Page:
Following outbreaks in Jordan and Mozambique just over a year ago, the Tropical Race 4 strain (TR4) of Fusarium oxysporum – the cause of Panama disease in Cavendish bananas – has now spread to Pakistan and Lebanon. TR4 was also reported in Queensland, Australia, on 15 March 2015. These events underline once more the extent of the threat TR4 poses to global banana production. Wageningen UR (University & Research centre) has joined forces with Asim Agriculture Farm in Pakistan and Debbane Agri Group in Lebanon to analyse samples from symptomatic plants. The results were published yesterday in the journal Plant Disease.

Hadi Bux Laghari from Asim Agriculture Farm in Tando Allahyar, Sindh, Pakistan, detected suspicious symptoms of wilt on banana plants and made an appeal on an online forum. The Wageningen UR scientist Gert Kema offered to analyse samples of the plant. After several experimental steps, including DNA diagnosis, isolation of the fungus and infection of healthy banana plants in a contained greenhouse at Wageningen UR, Kema’s team concluded that TR had indeed reached Pakistan. Further dissemination of the disease in the country is a grave concern: the pathogen was detected in an area which is prone to flooding and neighbours India, the world’s largest banana producer, with an annual production of nearly 30 million tonnes.

A similar request reached Wageningen UR via Debbane Frères in Lebanon. Despite the small affected area of just a few hectares, alert growers raised the alarm and samples were dispatched and analysed at Wageningen. Once again, the diagnosis was TR4.

More than a local issue
Kema: “It is unclear how the disease got in Pakistan, but we do know that it spreads very quickly. While the initial infected area was only six hectares, we have reports that over 100 hectares are now affected. This is more than a local issue – it is a threat to the entire region. The appearance of the pathogen in Lebanon is most likely due to local transportation of infected plants, possibly from Jordan, which underscores the need for quarantine and awareness campaigns.”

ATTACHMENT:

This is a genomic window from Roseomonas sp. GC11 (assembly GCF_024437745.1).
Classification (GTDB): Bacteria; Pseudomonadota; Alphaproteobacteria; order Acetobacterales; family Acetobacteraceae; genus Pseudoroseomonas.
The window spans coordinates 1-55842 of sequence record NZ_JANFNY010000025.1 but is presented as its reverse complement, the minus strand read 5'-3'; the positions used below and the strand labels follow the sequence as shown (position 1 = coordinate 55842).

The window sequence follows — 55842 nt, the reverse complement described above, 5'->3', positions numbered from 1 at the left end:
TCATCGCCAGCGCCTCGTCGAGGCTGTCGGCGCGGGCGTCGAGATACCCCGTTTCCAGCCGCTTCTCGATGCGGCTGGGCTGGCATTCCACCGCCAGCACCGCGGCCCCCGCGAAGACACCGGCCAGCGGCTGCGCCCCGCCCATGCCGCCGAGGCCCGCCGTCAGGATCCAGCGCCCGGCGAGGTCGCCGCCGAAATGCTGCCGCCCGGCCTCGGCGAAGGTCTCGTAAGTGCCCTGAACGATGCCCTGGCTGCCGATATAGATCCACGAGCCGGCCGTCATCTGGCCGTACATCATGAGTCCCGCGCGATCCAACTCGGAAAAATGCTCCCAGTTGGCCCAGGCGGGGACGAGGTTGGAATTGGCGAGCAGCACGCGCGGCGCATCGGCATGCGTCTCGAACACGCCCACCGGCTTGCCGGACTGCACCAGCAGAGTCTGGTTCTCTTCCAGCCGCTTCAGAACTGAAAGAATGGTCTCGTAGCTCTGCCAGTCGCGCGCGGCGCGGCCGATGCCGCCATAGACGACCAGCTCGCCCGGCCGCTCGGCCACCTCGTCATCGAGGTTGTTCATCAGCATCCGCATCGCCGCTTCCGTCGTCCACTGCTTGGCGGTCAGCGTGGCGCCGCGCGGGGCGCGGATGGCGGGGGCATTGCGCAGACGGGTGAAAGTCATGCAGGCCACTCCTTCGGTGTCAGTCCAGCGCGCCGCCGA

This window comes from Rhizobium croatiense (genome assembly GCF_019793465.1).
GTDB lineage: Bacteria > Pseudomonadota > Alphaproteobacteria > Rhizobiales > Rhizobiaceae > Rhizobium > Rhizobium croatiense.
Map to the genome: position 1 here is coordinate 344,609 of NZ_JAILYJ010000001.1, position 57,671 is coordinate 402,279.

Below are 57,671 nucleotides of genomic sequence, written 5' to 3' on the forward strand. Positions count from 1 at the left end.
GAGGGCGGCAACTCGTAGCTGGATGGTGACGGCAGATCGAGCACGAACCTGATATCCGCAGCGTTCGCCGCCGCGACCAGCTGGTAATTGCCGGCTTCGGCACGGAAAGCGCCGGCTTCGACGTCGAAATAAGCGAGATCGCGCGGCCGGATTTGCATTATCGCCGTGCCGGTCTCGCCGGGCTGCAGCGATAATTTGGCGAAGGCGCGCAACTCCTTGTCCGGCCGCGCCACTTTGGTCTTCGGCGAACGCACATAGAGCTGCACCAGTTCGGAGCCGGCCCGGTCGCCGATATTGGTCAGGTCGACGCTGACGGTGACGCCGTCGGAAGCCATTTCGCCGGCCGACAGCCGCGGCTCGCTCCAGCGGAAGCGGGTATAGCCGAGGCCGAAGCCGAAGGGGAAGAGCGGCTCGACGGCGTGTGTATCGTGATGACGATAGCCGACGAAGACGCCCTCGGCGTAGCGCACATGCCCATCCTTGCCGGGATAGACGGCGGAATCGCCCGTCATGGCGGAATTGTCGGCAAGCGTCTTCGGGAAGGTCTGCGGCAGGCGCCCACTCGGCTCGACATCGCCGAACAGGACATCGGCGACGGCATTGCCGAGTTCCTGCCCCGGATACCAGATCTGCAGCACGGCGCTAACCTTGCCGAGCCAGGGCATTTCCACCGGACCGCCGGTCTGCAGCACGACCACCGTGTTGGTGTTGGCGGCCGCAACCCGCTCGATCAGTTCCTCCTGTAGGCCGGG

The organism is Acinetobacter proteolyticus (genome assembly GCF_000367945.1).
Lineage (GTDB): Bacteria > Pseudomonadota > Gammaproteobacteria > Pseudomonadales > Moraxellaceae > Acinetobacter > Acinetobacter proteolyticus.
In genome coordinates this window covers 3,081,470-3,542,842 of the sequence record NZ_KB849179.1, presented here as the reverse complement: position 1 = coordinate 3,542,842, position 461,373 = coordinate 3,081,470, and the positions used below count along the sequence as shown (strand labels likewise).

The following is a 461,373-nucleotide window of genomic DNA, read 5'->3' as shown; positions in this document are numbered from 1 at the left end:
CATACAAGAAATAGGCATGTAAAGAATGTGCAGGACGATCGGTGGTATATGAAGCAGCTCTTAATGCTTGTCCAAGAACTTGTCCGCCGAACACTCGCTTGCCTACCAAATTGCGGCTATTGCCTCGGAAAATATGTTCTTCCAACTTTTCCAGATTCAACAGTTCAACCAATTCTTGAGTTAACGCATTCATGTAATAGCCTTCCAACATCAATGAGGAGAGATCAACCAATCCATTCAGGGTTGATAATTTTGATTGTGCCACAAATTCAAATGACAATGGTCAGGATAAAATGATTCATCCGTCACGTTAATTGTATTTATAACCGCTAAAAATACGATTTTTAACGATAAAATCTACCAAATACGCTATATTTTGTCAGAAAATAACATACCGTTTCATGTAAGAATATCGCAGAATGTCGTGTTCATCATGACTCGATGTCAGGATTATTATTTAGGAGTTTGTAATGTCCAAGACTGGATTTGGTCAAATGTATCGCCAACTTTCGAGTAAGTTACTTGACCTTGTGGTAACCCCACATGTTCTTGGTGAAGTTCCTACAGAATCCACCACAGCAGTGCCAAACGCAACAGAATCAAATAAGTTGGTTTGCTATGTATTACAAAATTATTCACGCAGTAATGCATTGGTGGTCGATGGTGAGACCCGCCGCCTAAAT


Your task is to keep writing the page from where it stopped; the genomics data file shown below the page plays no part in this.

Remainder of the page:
FAO requests measures to prevent further spread
The Food and Agriculture Organization (FAO) recently asked countries to take measures to prevent the spread of Panama disease. This includes training people to diagnose the fungus, improving monitoring & reporting procedures, and taking preventive and quarantine measures against further proliferation. In December 2014, experts at FAO, including Kema, discussed the current situation and called for global action against this deadly banana disease.

Panama disease
The causal agent of Panama disease is the soil-borne fungus Fusarium oxysporum f.sp. cubense. Other genotypes of the fungus, representing Race 1, devastated plantations of Gros Michel bananas in the previous century – in fact, this was one of the largest botanical epidemics of all times. Global banana production collapsed and was only saved by switching to the resistant Cavendish cultivar.

Now history is repeating itself. Panama disease was diagnosed in Cavendish bananas for the first time in Taiwan in the 1990s. A new, aggressive strain of the Fusarium fungus, colloquially called Tropical Race 4, was found to be pathogenic on the hitherto resistant billion-dollar cultivar. Since then, TR4 has spread throughout Southeast Asia.

“The recent spread to Jordan and Mozambique, and now Pakistan, Lebanon and Australia, shows that we should urgently consider options for international quarantine,” Kema says. “Further expansion of TR4 has potentially huge consequences for the food supply, as well as employment and economic stability in the international banana export sector.”

Resistant varieties
Kema and his team are currently screening large numbers of bananas for resistance to Panama disease. “There are many local banana varieties in addition to Cavendish,” Kema explains. “Our goal is to find fruits resistant to TR4 and to identify the responsible genes. Armed with this knowledge, we can start developing resistant bananas together with our partners.” A summary of the data is publicly available on “We aim to deliver results as soon as possible to support breeders and other teams in their research,” Kema concludes.

Link to the publication:

Please contact Gert Kema for further questions.

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